When discussing malware analysis, There is 3 main phases of the process: behavioral analysis, code analysis and memory analysis.
Here's a brief outline of each phase:
examines the malware specimen's interactions with its environment: the file system, the registry (if on Windows), the network, as well as other processes ...
Lots of Java exploits revolve around bypassing the Java sandbox, the Security Manager in Java parlance. Sami Koivu published a lot of interesting work around Java security and exploits, notably his 3 parts introduction to Java security.
There are good answers to your question here. However, I wanted to give you my opinion. Root cause analysis, over all, is best done half-manually. One of the reasons is that techniques like Dynamic Taint Analysis, using SMT solvers, etc... are good tools for small or specific problems but almost unusable for whole projects + real targets, for the average ...
Adobe Reader uses the following two methods to determine if another instance is running:
CreateSemaphoreW(NULL, 0, 1, L"Acrobat Viewer") followed by
GetLastError() == ERROR_ALREADY_EXISTS
FindWindowW(L"Acrobat Viewer", NULL) != NULL
So as long as you hook those two functions appropriately or patch the code that performs those checks, you will be able to ...
The first thing that comes to my mind is for you to create a class with a few virtual methods, which will be used as the test subject. Then from your ActiveX control you'd expose methods that manipulate the variable, say:
Method #1: Allocate the test object and keep the pointer in a static variable
Method #2: Call the virtual methods provided by the test ...
Hmm this code will probably not work if optimized because the shared globals are not pointers nor are they marked as volatile. This means that the compiler is free to assume the globals are accessed from one thread only so most likely the
will be optimized to always be true and therefore result in an eternal loop. Really should mark this ...
The bug is in update_volume.
pglobal_data -> radio_data.speakers_volume[index] = new_volume;
index is an int, it can take negative values too. Ideally you should not be able to access -ve indices in an array as it gives you read/write over memory area preceding the array. Here we just have a check to limit its max value to 4 but you can use negative ...
First, your platform is very important ( mine is Windows )
In Windows WinDbg + !exploitable is one of fast analyze options.
it is here
Additionally I use WinDbg + !analyze to determine standard name of bug...
it is default WinDbg extension.
Finally, as the nature of bugs is unknown (in your case) it is not an easy way to detect root cause.
The best thing you can do is to learn how to read assembly. Start at the crash, see what type of memory is being used, values in registers, and previous instructions. Learn how to use windbg. Taint analysis and smt solving is intended for pure binary data, it sucks for interpreters or abstract state machines. In other words, its great when the ...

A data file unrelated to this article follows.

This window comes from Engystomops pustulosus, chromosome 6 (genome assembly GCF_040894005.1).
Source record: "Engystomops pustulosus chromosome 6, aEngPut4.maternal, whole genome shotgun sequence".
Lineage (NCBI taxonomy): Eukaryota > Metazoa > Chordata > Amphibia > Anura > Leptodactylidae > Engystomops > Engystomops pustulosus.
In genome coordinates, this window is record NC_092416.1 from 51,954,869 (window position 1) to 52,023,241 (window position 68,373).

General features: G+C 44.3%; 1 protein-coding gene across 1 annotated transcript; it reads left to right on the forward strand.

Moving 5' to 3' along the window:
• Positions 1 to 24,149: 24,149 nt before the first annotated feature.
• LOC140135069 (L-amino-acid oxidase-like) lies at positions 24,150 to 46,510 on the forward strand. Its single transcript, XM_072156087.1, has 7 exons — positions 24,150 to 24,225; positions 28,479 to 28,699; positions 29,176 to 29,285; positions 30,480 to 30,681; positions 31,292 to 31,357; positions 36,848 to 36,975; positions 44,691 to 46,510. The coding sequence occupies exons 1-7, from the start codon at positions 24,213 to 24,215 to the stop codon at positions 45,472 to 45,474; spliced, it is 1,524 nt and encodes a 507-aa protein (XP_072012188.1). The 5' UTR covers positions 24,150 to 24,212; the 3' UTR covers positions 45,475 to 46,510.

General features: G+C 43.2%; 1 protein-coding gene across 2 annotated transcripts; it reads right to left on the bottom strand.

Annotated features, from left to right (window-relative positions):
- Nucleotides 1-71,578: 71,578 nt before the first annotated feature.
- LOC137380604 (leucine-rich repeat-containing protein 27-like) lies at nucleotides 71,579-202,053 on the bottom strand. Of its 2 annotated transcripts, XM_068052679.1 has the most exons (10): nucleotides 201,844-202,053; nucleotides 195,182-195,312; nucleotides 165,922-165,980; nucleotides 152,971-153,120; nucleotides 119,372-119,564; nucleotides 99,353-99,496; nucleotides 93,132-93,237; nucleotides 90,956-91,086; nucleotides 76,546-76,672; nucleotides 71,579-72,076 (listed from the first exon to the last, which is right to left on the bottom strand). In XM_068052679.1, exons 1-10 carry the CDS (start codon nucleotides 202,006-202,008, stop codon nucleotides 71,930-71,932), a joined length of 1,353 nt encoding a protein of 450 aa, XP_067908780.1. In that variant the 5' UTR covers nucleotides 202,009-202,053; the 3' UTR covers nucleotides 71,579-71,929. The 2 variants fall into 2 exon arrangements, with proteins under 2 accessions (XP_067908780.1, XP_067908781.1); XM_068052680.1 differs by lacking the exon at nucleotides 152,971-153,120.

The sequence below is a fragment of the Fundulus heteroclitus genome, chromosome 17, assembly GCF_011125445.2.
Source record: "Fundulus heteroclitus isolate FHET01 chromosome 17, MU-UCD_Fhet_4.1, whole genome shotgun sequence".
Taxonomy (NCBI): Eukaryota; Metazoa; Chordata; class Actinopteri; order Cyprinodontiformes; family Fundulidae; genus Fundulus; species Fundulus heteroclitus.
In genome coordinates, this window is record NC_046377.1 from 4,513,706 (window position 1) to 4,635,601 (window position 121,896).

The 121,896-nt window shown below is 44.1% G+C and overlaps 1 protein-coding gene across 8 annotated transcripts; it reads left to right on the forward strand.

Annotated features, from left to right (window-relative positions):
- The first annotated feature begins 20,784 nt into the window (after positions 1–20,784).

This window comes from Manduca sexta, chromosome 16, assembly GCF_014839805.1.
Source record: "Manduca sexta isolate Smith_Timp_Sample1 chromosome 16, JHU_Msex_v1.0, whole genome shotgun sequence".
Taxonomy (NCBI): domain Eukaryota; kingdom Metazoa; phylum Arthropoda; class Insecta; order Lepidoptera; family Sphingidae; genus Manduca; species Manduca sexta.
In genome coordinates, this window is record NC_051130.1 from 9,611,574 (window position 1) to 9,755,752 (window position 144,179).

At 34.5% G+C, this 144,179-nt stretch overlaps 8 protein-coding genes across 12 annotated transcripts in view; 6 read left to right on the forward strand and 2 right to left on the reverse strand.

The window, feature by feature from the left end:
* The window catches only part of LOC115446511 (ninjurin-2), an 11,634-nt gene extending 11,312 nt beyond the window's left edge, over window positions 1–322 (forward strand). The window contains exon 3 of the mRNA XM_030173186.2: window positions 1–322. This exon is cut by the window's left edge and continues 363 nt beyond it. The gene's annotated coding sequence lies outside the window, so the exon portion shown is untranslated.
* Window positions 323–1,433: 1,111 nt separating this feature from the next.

First of all you should write script to lower the difference between your mutated(fuzzed) file and original in order to know the main byte/bytes that make program crash. This would be a byte by byte compare,change,check to make sure you have the minimal difference needed to crash the app.(It's possible that you found new crashes this way. believe me!)
Peach Fuzzer performs automated exploitability analysis. Though I haven't used it myself and can't say whether or not it's any better than !exploitable.
If neither Peach Fuzzer nor !exploitable meets your needs and you can't find anything else, you're best off grouping crashes by exception code and exception address (RVA if the program uses ASLR). Then if ...
The only way to know whether you can or cannot use the USB port to have access to the device is by probing the Data pins and trying to sniff any traffic.
A USB connector is composed of 4 pins : USB Vcc (+5V), USB Data-, USB Data+, and GND. If the device is using the Data+ & Data- pins, then you're in business, something must be going on which should ...
It doesn't work like that.
As you might know, bugs are worth money. The main reason for tgis is at it requires both skill and time to find these bugs.
Clearly you want to learn this skill, so in the future you might be able to do this.
So, you can't just point a fuzzer at something and find bugs in A-software. You either need to write your own, statebased ...
A common mistake, while programming a server, is to use a fork() to start it and respawn it when it crashes.
The problem with a fork() is that is uses a copy of the memory to start over. Of course, using a copy means that the respawned server will be stuck with the exact same canaries even if it has been crashed and respawn. Somehow, it's memory layout and ...